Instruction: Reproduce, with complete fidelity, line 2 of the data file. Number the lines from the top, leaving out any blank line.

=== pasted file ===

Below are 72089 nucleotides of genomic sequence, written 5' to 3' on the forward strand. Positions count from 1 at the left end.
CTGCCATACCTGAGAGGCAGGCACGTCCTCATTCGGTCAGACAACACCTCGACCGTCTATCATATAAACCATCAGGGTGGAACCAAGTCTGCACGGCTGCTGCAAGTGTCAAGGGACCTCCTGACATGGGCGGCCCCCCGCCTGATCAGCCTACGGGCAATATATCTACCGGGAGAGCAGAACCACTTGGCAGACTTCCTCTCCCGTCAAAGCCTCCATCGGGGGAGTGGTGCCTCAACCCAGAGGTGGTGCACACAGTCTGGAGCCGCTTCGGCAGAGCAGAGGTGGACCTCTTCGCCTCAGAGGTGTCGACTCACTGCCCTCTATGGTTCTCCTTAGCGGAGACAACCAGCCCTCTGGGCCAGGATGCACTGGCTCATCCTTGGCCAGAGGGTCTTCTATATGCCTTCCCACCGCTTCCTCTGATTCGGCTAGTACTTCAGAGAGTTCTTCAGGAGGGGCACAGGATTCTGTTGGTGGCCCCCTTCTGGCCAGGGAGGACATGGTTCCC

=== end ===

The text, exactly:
CTGCCATACCTGAGAGGCAGGCACGTCCTCATTCGGTCAGACAACACCTCGACCGTCTATCATATAAACCATCAGGGTGGAACCAAGTCTGCACGGCTGCTGCAAGTGTCAAGGGACCTCCTGACATGGGCGGCCCCCCGCCTGATCAGCCTACGGGCAATATATCTACCGGGAGAGCAGAACCACTTGGCAGACTTCCTCTCCCGTCAAAGCCTCCATCGGGGGAGTGGTGCCTCAACCCAGAGGTGGTGCACACAGTCTGGAGCCGCTTCGGCAGAGCAGAGGTGGACCTCTTCGCCTCAGAGGTGTCGACTCACTGCCCTCTATGGTTCTCCTTAGCGGAGACAACCAGCCCTCTGGGCCAGGATGCACTGGCTCATCCTTGGCCAGAGGGTCTTCTATATGCCTTCCCACCGCTTCCTCTGATTCGGCTAGTACTTCAGAGAGTTCTTCAGGAGGGGCACAGGATTCTGTTGGTGGCCCCCTTCTGGCCAGGGAGGACATGGTTCCC